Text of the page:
IJR readers comprise an audience that grows further and further away from the consciousness of the media echo chamber. They are the audience everyone missed this cycle, and we’ve applied ourselves to listening to and sharing their experiences.
Our community hates bullies and had been waiting a long time for someone willing to fight for - or perhaps along with - them. At IJR we’ve done our best to ensure these Americans are not forgotten, and that their stories are heard - loudly and clearly.
To this end, IJR’s newsroom took seriously every candidate who ran for president. Out of respect for our readership we banned the use of the word “frontrunner,” and we had the very first reporter in Trump Tower at 5 a.m. the day Donald Trump announced. We used our access to the numerous candidates to show their human side, and incorporated feedback to the presidential debate we co-hosted. Time after time, IJR demonstrated that there is a new approach to listening to and connecting with Americans.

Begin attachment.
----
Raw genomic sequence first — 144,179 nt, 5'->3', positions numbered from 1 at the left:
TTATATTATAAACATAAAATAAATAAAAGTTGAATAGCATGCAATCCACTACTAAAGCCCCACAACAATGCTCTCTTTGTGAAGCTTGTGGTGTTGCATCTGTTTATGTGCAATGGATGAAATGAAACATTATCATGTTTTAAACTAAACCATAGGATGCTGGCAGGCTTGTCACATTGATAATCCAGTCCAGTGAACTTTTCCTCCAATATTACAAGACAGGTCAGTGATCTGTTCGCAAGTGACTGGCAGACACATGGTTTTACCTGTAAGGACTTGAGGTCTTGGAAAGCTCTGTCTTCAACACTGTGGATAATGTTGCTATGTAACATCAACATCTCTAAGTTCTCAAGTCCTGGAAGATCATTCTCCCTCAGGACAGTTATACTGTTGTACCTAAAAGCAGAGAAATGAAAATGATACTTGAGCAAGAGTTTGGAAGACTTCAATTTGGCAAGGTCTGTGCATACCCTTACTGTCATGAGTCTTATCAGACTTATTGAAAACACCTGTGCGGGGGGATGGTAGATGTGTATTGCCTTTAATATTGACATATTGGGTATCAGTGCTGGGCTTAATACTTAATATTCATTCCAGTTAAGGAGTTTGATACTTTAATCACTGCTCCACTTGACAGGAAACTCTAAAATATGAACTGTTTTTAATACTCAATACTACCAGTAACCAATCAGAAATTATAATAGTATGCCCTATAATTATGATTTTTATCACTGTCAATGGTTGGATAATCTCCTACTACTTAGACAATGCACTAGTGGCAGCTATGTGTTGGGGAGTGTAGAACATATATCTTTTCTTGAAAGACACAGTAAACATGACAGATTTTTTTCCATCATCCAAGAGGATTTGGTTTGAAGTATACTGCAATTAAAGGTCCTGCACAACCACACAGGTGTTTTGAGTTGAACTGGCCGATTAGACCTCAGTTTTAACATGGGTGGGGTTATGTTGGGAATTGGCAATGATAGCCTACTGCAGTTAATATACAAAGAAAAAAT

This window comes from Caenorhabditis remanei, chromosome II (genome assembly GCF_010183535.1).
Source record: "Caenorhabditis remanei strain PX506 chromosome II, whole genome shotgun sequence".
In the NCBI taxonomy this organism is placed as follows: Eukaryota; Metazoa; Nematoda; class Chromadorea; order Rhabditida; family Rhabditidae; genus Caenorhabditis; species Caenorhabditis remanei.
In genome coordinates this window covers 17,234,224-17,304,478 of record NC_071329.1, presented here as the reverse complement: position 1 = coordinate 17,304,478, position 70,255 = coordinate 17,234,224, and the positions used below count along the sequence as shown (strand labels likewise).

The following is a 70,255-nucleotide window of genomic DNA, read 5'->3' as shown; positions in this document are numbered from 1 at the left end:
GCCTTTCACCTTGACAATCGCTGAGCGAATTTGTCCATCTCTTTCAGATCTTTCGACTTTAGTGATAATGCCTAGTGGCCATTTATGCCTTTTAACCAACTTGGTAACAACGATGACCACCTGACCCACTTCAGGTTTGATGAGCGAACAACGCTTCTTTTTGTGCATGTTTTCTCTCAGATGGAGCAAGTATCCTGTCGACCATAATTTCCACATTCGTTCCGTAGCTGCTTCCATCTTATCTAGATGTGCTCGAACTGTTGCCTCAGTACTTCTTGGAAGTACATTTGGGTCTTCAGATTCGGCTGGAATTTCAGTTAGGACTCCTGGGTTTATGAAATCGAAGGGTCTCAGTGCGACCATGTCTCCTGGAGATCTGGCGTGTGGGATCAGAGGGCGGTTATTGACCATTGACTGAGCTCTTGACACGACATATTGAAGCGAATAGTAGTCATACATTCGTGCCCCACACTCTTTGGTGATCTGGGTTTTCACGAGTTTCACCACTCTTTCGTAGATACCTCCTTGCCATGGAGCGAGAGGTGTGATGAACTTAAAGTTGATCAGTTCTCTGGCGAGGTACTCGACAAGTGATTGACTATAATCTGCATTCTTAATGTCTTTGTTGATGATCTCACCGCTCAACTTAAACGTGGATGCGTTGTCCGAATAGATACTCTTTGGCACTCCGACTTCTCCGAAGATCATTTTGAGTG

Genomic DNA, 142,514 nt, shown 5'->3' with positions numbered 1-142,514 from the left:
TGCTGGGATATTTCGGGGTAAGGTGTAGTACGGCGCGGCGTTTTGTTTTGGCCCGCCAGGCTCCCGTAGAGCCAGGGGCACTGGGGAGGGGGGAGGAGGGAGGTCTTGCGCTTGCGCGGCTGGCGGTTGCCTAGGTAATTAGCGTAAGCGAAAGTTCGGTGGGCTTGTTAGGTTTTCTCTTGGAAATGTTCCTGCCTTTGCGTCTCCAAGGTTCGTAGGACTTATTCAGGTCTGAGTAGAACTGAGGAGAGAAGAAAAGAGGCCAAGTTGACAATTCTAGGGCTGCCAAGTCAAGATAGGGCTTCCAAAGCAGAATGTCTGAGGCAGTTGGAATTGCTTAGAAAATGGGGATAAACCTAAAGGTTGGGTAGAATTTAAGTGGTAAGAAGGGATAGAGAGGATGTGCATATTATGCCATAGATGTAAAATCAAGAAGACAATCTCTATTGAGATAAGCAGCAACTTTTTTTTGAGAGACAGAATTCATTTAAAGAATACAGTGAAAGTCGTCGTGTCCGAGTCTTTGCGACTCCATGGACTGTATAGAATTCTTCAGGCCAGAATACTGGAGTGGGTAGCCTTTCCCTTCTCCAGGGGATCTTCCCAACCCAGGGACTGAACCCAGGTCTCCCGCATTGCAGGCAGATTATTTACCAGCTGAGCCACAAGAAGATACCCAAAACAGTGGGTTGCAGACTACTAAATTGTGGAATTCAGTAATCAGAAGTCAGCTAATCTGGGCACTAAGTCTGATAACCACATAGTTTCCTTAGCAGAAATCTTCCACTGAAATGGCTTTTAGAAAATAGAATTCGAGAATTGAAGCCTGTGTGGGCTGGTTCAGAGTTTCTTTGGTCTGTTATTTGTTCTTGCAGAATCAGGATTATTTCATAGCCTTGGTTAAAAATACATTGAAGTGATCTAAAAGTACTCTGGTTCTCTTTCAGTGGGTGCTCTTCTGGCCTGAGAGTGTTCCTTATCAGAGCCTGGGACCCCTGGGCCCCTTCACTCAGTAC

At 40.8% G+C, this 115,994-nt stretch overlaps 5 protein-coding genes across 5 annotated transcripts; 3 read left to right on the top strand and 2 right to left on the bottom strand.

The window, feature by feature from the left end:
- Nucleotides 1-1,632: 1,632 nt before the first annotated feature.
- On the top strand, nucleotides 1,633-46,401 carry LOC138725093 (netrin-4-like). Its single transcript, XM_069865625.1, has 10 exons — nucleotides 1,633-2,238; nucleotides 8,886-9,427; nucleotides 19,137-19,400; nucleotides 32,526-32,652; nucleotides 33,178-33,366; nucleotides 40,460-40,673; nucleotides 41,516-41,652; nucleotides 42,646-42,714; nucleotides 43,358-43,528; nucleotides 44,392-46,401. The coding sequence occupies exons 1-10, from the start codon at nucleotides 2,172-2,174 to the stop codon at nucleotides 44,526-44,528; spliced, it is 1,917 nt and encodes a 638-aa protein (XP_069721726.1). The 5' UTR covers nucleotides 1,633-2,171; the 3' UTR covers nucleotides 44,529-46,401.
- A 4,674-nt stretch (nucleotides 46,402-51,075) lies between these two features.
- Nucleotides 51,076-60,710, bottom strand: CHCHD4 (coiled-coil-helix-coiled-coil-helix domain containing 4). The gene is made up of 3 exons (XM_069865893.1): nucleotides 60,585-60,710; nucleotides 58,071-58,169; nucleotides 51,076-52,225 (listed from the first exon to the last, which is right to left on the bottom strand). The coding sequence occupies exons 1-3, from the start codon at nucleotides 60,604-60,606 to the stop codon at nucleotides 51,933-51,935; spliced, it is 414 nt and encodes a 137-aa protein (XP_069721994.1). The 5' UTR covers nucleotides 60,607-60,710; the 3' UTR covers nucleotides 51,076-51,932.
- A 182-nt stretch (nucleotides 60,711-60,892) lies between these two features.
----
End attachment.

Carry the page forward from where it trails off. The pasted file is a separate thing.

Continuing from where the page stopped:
You’re all familiar with the motto I believe describes our brand of journalism best:
Experience the News.
The reason why we connect with our audience, and why we’ve built such a strong following today, was because of our ability to listen to them. We’ve reported on the news in a way that sought to amplify our readers’ voice.
The Baltimore riots; The Charleston church shooting; The Dallas ambush of police officers and first responders. Time and time again, IJR reporters were in America’s communities and sharing experiences in a way that put them first.
As election watchers know, many of the most consequential swing states ended up going for Trump; Florida, North Carolina, Pennsylvania, Ohio, Michigan, and Wisconsin. This predominantly working-class, Rust Belt swath of states is home to millions and millions of IJR readers who felt left behind and ignored by the media bubble.
- Dallas - Fort Worth
- New York
- Orlando - Daytona Beach
- Seattle - Tacoma